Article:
Round Houses or Oblong Houses?

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Round Houses or Oblong Houses?

Postby macausland » 11:45 am

I'd be interested in anybody's views on building design in pre-Roman Britain.

We are told in all the official histories on 'Celtic' Britain that the Celts built round houses.

The Anglo Saxons on the other hand built rectangular buildings, a style they brought with them from the Continent.

This has been used to support the argument for Anglo Saxon conquest of Celtic Britain.

Recent finds in south Wales have unearthed the remains of the foundations for a rectangular building dating back to the Bronze Age.

http://www.southwalesargus.co.uk/news/g ... _minister/

I came across an article on I think the BBC site recently about a similar discovery further into England but I've lost the link to it.

Any thoughts on this?
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Re: Round Houses or Oblong Houses?

Postby Boreades » 12:48 pm

Hello macausland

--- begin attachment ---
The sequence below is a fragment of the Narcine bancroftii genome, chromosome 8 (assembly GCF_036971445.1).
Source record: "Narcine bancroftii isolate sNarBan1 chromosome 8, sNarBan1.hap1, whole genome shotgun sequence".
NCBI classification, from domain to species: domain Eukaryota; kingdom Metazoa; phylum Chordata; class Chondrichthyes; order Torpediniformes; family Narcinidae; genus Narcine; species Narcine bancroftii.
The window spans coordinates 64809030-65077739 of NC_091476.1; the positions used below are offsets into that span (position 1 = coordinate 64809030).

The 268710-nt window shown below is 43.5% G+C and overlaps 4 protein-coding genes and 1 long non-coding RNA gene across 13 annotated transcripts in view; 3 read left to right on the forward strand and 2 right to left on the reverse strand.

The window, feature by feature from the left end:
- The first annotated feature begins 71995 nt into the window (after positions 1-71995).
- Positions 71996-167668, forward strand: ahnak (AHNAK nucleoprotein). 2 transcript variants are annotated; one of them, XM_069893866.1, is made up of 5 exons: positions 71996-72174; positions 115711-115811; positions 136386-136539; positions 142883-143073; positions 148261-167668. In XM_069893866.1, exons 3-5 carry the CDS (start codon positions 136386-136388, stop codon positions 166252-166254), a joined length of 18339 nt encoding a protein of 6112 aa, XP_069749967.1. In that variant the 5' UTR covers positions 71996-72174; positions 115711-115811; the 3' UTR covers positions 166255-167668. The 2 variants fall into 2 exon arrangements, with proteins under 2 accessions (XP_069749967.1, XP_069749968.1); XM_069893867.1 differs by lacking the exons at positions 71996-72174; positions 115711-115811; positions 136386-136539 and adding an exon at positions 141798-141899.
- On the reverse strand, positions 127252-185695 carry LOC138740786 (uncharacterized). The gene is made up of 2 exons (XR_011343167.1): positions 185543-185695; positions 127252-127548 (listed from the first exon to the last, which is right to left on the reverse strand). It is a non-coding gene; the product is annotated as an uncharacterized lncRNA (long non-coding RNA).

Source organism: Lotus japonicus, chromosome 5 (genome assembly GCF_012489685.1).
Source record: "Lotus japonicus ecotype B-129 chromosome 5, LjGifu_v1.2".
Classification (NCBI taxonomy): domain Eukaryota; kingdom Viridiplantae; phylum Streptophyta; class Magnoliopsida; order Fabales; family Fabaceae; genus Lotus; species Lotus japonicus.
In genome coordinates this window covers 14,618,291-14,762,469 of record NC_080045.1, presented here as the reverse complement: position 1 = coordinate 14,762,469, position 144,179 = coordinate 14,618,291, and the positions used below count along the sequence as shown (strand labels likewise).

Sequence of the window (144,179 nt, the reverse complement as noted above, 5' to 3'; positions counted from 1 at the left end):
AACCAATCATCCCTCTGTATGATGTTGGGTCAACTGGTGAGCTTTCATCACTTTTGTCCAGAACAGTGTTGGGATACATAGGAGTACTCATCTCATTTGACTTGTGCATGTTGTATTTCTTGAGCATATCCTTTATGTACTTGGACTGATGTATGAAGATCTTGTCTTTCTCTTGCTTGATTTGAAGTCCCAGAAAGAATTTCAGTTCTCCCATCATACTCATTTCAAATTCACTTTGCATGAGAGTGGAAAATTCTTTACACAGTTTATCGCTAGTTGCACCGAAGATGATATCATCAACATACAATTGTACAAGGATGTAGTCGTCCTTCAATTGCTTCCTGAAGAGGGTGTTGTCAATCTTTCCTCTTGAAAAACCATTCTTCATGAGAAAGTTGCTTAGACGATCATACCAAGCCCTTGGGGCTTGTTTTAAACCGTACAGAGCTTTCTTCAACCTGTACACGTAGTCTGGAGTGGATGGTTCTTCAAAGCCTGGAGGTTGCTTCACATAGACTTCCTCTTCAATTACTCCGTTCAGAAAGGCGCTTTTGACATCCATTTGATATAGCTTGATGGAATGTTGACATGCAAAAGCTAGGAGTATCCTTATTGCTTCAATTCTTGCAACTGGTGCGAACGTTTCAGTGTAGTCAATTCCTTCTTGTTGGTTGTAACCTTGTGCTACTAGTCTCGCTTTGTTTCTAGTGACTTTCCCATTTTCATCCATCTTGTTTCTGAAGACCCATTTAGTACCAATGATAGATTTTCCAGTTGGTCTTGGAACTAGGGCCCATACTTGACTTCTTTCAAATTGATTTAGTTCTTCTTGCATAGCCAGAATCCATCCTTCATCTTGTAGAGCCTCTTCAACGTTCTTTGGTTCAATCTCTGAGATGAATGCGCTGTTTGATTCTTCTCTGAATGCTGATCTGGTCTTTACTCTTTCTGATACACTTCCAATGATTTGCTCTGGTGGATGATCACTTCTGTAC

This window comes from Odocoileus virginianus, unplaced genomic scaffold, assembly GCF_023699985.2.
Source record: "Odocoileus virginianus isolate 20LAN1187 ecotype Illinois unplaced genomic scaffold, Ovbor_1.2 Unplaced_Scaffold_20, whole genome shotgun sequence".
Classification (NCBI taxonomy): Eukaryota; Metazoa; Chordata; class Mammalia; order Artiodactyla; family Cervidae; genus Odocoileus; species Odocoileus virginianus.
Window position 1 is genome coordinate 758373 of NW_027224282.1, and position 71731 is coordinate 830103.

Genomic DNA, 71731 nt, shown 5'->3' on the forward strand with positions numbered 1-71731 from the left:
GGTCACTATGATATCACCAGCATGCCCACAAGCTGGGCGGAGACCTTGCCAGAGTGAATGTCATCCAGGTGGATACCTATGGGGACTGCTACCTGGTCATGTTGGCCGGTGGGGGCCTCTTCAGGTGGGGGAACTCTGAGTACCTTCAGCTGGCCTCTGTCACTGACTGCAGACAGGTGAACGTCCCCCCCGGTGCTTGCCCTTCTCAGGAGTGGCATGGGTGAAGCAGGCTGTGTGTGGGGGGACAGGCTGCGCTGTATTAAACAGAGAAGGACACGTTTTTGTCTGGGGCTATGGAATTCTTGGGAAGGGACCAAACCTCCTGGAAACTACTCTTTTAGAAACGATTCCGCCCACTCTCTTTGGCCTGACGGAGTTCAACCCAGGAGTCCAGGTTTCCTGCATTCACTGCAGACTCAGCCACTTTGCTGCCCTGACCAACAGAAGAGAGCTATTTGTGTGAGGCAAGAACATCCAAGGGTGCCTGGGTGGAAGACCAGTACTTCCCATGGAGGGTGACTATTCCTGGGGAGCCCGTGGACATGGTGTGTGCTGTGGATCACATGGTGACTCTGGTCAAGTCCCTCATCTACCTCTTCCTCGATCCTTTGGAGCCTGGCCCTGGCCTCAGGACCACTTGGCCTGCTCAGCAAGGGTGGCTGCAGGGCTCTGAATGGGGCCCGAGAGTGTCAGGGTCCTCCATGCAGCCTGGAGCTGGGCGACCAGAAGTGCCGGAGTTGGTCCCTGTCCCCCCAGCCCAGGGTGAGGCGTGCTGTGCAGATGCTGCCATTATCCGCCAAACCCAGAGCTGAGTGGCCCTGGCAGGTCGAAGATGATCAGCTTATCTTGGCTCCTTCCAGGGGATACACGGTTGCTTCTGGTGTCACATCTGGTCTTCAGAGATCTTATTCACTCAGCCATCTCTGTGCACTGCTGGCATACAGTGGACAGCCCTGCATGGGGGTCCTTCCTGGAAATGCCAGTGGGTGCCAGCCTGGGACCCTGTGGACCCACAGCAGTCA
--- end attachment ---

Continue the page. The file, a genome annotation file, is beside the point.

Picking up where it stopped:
It's a good question. As the Saxons were never more than 10% of the UK population (at most), this is an excellent example of the "official histories" missing the bleeding obvious. i.e. what were the non-Celt, non-Saxon British people living in?

Coincidentally, over at The Megalithic Portal, there is a new article on four rectangular houses at Kingsmead Quarry, Horton in Berkshire. dated to 3700 BC

http://www.megalithic.co.uk/article.php?sid=33625
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Re: Round Houses or Oblong Houses?

Postby Mick Harper » 1:07 pm

The Anglo Saxons on the other hand built rectangular buildings, a style they brought with them from the Continent

As I point out frequently in The History of Britain Revealed we have no record of any 'Anglo-Saxon' culture on the Continent so we cannot know what shape their houses were, nor whether they acquired the shape from their assumed neighbours on the Continent or from their definite neighbours in Britain.